Provocative: Dove World Outreach Center church pastor Terry Jones speaks to the press about his planned Koran-burning session

Provocative: Dove World Outreach Center church pastor Terry Jones speaks to the press about his planned Koran-burning session

'I thought it was really weird, you don't expect to hear that someone is  burning a Koran outside your shop.

'People are entitled to their opinions, but it is wrong to voice them in such a way.

'I think it probably had something to do with the right-wing American who has been banned from the country.'  

Pastor Terry Jones was banned by the Home Office under laws forbidding entry to people who may incite hatred.

He had threatened to burn copies of the Islamic book at his Florida-based church to mark the anniversary of the 9/11 attacks on America last year.

He had been invited to England by a group called England Is Ours, next month.

Speaking on BBC 4's Today programme, Pastor Jones told of his disappointment at being refused entry to the country, before describing Islam as 'wrong and of the devil.'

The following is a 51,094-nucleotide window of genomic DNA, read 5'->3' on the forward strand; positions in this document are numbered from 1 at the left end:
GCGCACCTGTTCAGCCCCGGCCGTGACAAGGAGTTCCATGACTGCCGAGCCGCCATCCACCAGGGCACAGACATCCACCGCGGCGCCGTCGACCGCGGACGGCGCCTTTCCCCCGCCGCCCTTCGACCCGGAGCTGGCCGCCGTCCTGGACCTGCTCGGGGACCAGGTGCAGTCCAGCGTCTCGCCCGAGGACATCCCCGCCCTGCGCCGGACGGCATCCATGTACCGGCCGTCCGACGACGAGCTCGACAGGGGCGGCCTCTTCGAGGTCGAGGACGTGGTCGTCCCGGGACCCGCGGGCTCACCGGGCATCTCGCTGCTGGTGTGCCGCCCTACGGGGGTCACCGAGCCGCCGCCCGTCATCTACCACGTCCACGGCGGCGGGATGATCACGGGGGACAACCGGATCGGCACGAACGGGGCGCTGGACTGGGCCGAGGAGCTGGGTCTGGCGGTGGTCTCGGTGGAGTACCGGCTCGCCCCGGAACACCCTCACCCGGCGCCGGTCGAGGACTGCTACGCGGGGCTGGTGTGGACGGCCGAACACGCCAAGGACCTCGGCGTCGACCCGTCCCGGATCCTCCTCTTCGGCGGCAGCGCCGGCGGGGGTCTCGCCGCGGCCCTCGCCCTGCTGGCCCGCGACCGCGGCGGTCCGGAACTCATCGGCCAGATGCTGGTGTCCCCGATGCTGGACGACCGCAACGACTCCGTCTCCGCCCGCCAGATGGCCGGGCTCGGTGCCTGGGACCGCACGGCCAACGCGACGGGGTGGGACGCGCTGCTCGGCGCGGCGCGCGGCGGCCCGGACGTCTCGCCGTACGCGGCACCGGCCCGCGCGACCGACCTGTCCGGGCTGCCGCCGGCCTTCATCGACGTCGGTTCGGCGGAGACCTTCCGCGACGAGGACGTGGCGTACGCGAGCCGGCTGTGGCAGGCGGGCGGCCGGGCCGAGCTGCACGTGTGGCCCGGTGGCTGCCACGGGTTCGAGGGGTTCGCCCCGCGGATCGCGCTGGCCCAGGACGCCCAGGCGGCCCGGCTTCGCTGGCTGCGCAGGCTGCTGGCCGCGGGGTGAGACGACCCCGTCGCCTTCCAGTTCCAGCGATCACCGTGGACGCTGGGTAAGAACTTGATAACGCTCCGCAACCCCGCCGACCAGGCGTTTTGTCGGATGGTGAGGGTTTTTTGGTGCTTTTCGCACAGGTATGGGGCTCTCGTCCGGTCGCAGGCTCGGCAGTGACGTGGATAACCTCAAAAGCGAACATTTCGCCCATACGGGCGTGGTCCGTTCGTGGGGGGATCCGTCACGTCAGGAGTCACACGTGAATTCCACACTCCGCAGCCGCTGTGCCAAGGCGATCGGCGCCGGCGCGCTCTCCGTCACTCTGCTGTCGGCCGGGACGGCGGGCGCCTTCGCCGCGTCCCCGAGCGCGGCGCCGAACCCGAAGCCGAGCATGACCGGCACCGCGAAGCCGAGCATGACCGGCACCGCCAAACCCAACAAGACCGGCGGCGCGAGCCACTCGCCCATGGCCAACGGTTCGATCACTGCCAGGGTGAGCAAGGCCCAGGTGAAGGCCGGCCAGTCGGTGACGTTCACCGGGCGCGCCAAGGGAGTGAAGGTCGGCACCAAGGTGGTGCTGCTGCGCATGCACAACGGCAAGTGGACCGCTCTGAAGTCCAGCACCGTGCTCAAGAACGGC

He told John Humphrys: 'I believe that the Bible and Christianity and Jesus Christ is the only way. That means that Islam and all other religions that point to salvation other than Christianity are wrong and of the devil.

'That is actually normal Christian doctrine.'

Pastor Jones then added: 'We have always tried to make it clear we are not against Muslims or the Muslim community.

'We have always spoken out in relationship to the radical element of Islam. We believe in freedom of speech, we believe in freedom of religion.

Global anger: Pakistani lawyers carry a burning U.S. flag during a protest in the aftermath of Pastor Jones' comments

Global anger: Pakistani lawyers carry a burning U.S. flag during a protest in the aftermath of Pastor Jones' comments

'From a religious aspect, from a Christian aspect, we would consider the religion of the devil, so would the Anglican Church, even though they might not say that.